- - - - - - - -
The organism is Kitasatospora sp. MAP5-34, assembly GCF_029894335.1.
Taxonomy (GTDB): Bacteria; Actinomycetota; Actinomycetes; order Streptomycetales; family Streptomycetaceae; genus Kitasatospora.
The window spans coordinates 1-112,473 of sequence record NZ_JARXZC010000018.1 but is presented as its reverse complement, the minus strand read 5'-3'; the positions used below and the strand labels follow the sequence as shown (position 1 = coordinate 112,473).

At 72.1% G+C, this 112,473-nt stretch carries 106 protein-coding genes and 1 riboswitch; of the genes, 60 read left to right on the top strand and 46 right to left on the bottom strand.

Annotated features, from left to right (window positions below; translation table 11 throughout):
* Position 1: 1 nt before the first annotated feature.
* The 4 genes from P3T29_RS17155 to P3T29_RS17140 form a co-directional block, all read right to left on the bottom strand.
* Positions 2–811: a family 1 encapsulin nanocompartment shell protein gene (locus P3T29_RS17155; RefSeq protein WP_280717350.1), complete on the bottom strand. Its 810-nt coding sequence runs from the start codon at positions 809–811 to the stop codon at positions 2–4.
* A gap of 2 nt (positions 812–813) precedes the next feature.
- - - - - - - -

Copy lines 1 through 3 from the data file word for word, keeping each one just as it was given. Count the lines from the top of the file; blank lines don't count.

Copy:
The organism is Kitasatospora sp. MAP5-34, assembly GCF_029894335.1.
Taxonomy (GTDB): Bacteria; Actinomycetota; Actinomycetes; order Streptomycetales; family Streptomycetaceae; genus Kitasatospora.
The window spans coordinates 1-112,473 of sequence record NZ_JARXZC010000018.1 but is presented as its reverse complement, the minus strand read 5'-3'; the positions used below and the strand labels follow the sequence as shown (position 1 = coordinate 112,473).